# (atom? '()) => #t

```This one just burnt me, *badly*.

Can someone explain the rationale behind treating '() as an atom?  It
seems to me that it should be a pair:  it's the empty *list* not the
empty *atom*.

Given this defn of a cons node:

struct C_node {
struct CONS_NODE *car;
struct CONS_NODE *cdr;
} ;

struct CONS_NODE {
int type;

union {
struct C_node cdata;
int idata;
double fdata;
...etc..
} data;
} ;

#define CC	1 /* car is a PAIR, cdr is a pair */
#define CA	2 /* car is a PAIR, cdr is an atom */
#define AC	3 /* car is an ATOM, cdr is PAIR */
#define AA	4 /* car is an ATOM, cdr is an ATOM */
#define INT	5
#define	FLOAT	6 ...etc...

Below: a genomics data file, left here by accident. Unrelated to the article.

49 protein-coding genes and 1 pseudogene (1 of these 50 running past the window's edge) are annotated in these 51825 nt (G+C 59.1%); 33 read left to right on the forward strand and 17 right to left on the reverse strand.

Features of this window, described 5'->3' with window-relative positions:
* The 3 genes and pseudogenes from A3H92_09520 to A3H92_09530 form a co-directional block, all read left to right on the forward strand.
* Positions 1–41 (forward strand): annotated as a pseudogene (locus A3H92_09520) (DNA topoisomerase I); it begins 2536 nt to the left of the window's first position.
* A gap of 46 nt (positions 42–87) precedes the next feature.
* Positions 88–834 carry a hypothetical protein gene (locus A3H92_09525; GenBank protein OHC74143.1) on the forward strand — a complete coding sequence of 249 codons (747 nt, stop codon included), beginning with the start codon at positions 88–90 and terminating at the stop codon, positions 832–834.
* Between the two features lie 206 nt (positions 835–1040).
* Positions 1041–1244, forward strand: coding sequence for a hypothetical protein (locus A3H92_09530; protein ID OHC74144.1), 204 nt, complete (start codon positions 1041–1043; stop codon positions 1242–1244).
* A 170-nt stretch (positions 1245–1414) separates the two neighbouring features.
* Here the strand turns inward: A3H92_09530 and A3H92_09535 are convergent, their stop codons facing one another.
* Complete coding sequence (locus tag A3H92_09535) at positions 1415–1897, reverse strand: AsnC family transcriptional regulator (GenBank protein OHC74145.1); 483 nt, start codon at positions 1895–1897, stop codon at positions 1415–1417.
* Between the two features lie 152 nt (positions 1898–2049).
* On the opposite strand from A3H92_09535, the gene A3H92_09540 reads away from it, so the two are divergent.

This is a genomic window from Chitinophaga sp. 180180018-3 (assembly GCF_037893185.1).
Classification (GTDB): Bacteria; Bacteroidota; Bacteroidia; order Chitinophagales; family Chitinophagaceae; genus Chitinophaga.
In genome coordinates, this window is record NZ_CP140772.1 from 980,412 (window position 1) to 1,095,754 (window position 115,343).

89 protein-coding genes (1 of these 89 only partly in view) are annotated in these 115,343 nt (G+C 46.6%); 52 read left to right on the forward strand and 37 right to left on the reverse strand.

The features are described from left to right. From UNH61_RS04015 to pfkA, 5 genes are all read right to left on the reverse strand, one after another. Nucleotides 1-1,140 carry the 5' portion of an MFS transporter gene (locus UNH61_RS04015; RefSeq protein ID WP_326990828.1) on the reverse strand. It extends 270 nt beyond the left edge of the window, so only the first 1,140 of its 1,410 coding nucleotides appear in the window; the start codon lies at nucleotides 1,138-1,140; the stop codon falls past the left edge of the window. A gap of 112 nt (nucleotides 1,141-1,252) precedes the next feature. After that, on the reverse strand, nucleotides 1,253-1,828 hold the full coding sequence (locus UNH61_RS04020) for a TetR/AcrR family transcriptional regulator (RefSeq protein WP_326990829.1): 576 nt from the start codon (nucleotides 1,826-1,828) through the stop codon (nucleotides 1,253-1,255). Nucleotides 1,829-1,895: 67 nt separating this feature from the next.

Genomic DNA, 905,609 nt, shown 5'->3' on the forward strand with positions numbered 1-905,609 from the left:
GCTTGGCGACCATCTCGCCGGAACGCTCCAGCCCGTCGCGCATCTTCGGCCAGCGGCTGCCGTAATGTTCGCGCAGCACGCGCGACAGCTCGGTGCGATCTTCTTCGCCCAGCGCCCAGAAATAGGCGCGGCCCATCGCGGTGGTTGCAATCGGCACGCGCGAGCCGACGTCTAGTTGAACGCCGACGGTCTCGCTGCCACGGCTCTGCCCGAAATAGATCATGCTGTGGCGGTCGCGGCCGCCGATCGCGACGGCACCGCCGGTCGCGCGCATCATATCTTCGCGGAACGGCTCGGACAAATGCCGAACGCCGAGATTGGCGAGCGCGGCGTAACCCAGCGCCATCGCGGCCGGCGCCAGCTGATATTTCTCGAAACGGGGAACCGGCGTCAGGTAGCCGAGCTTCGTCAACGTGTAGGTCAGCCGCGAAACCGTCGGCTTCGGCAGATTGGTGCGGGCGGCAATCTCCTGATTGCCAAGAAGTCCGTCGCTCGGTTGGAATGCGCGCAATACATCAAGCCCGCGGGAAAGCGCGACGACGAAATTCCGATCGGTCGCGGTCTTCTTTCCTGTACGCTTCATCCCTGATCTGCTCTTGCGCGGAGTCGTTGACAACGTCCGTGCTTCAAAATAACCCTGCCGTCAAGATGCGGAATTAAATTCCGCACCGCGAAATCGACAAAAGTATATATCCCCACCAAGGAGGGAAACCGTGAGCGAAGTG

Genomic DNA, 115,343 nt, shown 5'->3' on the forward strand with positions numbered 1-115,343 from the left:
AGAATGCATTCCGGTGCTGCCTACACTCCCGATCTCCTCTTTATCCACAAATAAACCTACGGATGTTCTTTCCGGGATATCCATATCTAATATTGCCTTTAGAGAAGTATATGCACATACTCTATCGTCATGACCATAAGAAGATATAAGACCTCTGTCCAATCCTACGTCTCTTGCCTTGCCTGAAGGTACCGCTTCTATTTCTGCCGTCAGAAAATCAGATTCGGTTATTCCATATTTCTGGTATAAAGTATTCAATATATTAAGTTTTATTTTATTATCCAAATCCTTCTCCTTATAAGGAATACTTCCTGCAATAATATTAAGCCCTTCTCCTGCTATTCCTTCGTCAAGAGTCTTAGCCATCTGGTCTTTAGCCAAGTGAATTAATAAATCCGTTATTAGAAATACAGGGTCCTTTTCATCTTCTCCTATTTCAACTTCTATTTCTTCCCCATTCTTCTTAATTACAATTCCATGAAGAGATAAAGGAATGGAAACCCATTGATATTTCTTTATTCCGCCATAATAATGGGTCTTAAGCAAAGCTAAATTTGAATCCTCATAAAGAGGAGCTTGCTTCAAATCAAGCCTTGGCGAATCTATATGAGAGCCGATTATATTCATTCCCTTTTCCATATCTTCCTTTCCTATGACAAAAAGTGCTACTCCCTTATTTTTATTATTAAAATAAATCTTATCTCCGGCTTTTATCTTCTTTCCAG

(note: the C means CONS, probably should be a P for PAIR)

seem to me, that the list (a b c) should be this:

AC -> AC -> AC -> NIL
a     b     c

but since '() is an atom, it is in actuality this:

AC -> AC -> A A
a     b     c NIL
--
Jason Coughlin ( jk0@sun.soe.clarkson.edu , jk0@clutx )
"Every jumbled pile of person has a thinking part that wonders what the
part that isn't thinking isn't thinking of." - They Might Be Giants
```

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